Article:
by Dr. Ken Larsen
Dr. Wm. Glasser taught us about “total behavior”. His insight that our actions, our thinking, our emotions and our physiology are all interconnected helps us understand ourselves and one another. Each of the components of this total behavior have an impact on the other parts. My actions affect my emotions and my physiology, my thinking affects my actions and emotions. This helps us see that we are one integrated whole and not a separated collection of parts and pieces. They all work together as we move more closely to deeper mental health and happiness.
Emotions often get our attention, especially when they cause some discomfort. Depression and anxiety are epidemic in our culture and have victimized far too many of us for far too long. Our mental health is overshadowed by these emotional states. Our tendency is to look outside ourselves for the cause of our depression or anxiety. Sometimes we may need to look inside ourselves for the cause. Let me tell you what happened to me that brought this message home.
A couple years back I started to experience a very uncomfortable level of anxiety. It was what is described as “free floating anxiety” without any apparent cause. I was not facing divorce or foreclosure, my dog hadn’t died—any of these would foster some real anxiety. What I was feeling didn’t seem to have a focus, but it was very real. I was tempted to have one of my physician friends Rx some Xanax, but I decided to look elsewhere before asking for the Rx.
I had heard about “HeartMath” and was reading one of the books published by that organization. I turned to the section on “Anxiety” and I read that sometimes a physiological condition could cause anxiety. They specifically mentioned cardiac arrhythmia as a possible cause.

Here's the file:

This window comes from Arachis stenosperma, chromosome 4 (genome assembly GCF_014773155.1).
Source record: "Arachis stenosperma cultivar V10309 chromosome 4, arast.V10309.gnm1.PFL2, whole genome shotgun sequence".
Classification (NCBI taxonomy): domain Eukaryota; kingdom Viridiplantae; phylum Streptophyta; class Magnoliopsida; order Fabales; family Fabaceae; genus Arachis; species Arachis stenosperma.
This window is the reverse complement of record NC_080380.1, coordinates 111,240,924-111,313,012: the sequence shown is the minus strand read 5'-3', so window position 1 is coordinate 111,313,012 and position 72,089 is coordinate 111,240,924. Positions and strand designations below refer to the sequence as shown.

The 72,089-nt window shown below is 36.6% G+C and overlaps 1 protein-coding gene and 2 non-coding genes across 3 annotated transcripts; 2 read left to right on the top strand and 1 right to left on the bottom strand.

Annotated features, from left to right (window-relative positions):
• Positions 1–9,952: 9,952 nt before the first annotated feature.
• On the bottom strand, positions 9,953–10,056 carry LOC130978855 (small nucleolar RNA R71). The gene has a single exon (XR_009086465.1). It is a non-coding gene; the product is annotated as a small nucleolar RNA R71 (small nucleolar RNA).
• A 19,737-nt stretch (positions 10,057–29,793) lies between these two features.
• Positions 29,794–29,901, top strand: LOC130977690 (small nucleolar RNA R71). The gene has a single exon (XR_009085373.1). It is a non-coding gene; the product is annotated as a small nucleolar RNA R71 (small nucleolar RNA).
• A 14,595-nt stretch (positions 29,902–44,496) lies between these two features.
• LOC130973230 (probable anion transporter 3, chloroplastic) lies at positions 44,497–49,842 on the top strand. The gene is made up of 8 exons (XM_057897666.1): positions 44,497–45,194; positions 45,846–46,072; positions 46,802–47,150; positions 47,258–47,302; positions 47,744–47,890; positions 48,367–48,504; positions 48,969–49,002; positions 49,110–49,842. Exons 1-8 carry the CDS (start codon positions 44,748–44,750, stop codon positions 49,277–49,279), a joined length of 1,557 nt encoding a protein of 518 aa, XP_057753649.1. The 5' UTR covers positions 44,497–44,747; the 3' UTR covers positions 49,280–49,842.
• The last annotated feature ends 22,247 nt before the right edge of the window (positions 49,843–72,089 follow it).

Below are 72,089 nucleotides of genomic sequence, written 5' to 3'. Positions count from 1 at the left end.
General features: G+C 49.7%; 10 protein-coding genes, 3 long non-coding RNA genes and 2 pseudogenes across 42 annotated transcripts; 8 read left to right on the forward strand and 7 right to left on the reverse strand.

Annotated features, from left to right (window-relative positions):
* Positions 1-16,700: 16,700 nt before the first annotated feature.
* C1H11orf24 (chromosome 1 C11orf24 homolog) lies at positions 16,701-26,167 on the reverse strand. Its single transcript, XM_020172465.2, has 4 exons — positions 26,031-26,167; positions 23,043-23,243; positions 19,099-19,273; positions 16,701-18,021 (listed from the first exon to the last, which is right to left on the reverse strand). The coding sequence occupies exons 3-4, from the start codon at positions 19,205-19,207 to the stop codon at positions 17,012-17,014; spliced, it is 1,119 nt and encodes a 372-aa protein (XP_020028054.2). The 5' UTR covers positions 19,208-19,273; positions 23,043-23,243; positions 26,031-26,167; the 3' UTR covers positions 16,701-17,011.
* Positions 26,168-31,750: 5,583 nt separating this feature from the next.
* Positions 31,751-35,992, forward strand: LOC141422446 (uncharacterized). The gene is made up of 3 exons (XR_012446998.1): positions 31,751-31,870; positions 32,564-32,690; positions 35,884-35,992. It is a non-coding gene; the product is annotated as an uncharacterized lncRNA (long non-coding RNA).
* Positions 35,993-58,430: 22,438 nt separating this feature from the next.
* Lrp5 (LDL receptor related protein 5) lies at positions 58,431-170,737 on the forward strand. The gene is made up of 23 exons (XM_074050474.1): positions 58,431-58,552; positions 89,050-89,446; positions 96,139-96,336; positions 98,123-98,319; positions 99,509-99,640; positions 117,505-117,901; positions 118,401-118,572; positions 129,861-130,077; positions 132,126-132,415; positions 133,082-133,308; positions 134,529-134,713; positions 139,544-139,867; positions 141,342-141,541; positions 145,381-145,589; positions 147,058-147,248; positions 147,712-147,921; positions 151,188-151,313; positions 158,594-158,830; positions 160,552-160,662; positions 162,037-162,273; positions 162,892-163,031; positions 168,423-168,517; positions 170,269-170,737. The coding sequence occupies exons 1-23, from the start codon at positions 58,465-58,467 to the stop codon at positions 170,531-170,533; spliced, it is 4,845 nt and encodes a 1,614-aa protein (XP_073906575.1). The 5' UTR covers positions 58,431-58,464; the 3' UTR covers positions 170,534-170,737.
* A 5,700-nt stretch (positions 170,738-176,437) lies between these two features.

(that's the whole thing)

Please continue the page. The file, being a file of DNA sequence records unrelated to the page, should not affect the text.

I made an app’t with my primary care physician and described the situation, especially the part about an arrhythmia. He scooted me into the room where they do EKGs and sure enough, the EKG readout clearly pointed to atrial fibrillation. This is a condition where the upper chambers of the heart are not working as they should.
Once this diagnosis was made, I was given the appropriate treatment and the anxiety slipped away.
I’m not saying I am totally free of anxiety. If I got a letter from the IRS, I suspect I would get a little uptight.
In our quest to enjoy more mental health and happiness, it is good to be aware that we are whole beings “fearfully and wonderfully made” with an amazing complexity to the way our parts and systems work together. It’s good to have this in mind if mental health and happiness become a bit elusive.